Set your minds on things that are above, not on things that are on earth, for you have died, and your life is hidden with Christ in God.Colossians 3:2-3
Once every three years, in our church lectionary, our Sunday readings include a selection from one of my favorite books in the Old Testament, the Book of Ecclesiastes. But it only shows up once every three years. And today is the day. So, I bet you guess what I am going to preach on! Yes, indeed – the Book of Ecclesiastes (1:1 – 2:23).
This unique book of the Bible is written by a man who has spent his entire life searching for wisdom, searching for the meaning, the purpose of this life, of our existence. Why are we here? What is the point of it all? And if you have ever pondered these questions, as I have, then this book is for you.
But what this book is really good at, I think, is teaching us about the shortcuts that we try to take, to happiness, or meaning, or fulfillment. I guess they could be called “life hacks” these days.
And Ecclesiastes shows us, in a powerful way, how all of these short cuts are simply dead-end roads. They don’t really lead to meaning, purpose, or fulfillment. They may seem like they might, but they really don’t. The author of Ecclesiastes has a very famous way of describing these dead-end roads to meaning: They are vanity, a chasing after the wind. And “Vanity of vanities,” he famously begins this book. “All is vanity.”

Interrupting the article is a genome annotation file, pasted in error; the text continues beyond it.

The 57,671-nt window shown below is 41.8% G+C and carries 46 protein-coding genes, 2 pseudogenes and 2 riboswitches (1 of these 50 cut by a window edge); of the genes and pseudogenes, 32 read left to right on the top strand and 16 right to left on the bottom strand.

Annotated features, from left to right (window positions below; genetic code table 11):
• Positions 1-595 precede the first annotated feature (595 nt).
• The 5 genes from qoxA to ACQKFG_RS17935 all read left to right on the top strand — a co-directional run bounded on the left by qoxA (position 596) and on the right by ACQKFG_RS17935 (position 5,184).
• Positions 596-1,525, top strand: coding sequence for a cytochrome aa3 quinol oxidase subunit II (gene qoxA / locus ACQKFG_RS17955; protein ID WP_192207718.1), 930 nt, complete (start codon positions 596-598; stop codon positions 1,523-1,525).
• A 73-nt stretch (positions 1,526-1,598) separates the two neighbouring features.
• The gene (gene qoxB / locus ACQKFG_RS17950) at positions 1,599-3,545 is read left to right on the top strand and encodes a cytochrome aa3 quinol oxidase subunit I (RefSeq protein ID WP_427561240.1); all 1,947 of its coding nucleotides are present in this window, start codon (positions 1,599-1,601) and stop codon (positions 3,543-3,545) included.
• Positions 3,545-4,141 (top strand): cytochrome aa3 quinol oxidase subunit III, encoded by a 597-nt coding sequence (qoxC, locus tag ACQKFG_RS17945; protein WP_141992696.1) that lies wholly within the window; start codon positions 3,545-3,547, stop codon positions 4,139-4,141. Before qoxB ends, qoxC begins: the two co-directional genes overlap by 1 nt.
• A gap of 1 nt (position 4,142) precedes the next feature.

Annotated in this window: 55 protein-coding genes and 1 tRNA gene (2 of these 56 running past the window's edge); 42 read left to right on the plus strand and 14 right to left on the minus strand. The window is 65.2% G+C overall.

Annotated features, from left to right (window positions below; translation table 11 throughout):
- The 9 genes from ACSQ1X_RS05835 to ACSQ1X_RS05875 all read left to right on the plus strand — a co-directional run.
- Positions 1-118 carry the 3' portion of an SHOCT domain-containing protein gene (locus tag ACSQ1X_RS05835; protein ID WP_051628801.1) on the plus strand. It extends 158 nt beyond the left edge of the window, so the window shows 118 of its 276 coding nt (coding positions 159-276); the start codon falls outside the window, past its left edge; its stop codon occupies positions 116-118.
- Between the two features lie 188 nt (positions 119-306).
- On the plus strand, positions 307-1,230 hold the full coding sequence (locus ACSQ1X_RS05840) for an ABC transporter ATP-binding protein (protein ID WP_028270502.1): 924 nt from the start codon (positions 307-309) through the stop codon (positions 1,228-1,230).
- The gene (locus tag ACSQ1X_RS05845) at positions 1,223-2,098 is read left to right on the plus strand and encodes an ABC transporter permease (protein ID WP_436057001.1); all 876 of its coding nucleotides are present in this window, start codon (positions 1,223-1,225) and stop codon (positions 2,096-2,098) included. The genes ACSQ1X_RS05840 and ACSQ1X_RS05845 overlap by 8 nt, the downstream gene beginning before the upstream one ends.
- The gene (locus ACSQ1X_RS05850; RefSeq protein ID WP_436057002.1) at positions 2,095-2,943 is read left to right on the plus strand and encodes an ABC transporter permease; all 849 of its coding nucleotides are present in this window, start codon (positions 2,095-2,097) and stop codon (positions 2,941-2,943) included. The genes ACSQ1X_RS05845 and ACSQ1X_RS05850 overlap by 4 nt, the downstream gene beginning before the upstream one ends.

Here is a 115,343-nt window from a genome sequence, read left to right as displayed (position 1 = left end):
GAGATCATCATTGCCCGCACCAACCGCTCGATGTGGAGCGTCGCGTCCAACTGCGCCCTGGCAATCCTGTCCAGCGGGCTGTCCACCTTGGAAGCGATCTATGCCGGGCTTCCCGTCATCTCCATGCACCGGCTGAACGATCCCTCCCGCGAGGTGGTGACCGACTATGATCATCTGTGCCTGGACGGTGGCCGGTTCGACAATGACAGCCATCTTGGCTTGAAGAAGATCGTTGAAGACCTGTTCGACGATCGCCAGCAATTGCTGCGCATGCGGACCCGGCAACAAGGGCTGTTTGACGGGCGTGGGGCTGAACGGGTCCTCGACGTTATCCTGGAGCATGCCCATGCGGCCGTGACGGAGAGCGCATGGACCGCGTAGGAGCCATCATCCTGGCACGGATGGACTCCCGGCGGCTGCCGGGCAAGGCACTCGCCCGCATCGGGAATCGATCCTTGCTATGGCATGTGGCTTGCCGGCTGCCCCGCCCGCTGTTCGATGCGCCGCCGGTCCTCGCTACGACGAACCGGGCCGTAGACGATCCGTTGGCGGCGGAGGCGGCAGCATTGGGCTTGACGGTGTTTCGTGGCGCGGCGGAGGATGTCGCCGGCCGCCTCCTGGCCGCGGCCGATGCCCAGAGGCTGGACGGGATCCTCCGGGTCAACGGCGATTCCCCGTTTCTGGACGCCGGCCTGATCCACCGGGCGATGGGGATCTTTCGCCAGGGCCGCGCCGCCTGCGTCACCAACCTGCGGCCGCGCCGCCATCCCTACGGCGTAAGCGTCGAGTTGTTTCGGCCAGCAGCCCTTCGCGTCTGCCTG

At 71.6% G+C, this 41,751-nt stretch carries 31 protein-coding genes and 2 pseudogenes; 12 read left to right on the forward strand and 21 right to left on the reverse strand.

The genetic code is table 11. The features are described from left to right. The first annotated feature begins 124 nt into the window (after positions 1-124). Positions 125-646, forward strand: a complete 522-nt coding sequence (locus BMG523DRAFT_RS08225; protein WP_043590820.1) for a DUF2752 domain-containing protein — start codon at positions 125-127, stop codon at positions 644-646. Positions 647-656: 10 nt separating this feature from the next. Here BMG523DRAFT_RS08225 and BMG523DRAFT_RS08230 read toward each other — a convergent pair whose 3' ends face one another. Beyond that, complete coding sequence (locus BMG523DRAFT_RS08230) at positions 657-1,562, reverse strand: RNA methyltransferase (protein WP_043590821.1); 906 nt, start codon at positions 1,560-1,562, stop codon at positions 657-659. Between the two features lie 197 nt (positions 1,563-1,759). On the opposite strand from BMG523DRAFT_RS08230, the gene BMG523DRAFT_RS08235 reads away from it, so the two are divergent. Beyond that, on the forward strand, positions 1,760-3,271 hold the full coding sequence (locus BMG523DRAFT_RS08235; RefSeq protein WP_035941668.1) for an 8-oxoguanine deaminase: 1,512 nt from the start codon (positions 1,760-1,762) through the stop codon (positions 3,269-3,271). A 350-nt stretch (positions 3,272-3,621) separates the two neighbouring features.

So let’s take a look at a few of these dead-end roads, before we turn to the one road that will lead to happiness, meaning, and fulfillment.
The first dead-end road is a bit of a surprise. It is not money, pleasure, or power. Instead, it is wisdom. From today’s reading, we hear him explain this:
“I, the Teacher, when king over Israel in Jerusalem, applied my mind to seek and to search out by wisdom all that is done under heaven.”
Wisdom is a good thing, right? He says so in Chapter 2: “Wisdom excels folly as light excels darkness.” It’s better to be wise, to be sure.
But what does wisdom get us in the end? Not eternal life, but the very same fate that befalls us all. “What happens to the fool will happen to me also,” he writes. “Why then have I been so very wise?” “So,” he concludes, “I hated life, because what is done under the sun was grievous to me; for all is vanity and a chasing after the wind.”
And if there is one thing that is true about chasing after wind, it is that you will never catch it. The author of Ecclesiastes has spent a lifetime searching out wisdom, and trying to figure out what this life means, only to discover in the end that he was chasing after the wind. He concludes, in a rather discouraging way, by saying that all our days are full of pain, and our work is a vexation, and even at night our minds do not rest. This also, he concludes, is vanity, a chasing after the wind. Wisdom is a dead-end road. By itself, it won’t give our lives true meaning.
If that’s the case, then maybe we should just eat, drink and be merry, as this author famously puts it. But he learns that this won’t get us there, either. In Chapter 2, he writes:
“I said to myself, ‘Come now, I will make a test of pleasure; enjoy yourself.’ … I got singers, both men and women, and delights of the flesh, and many concubines … Whatever my eyes desired I did not keep from them; I kept my heart from no pleasure …”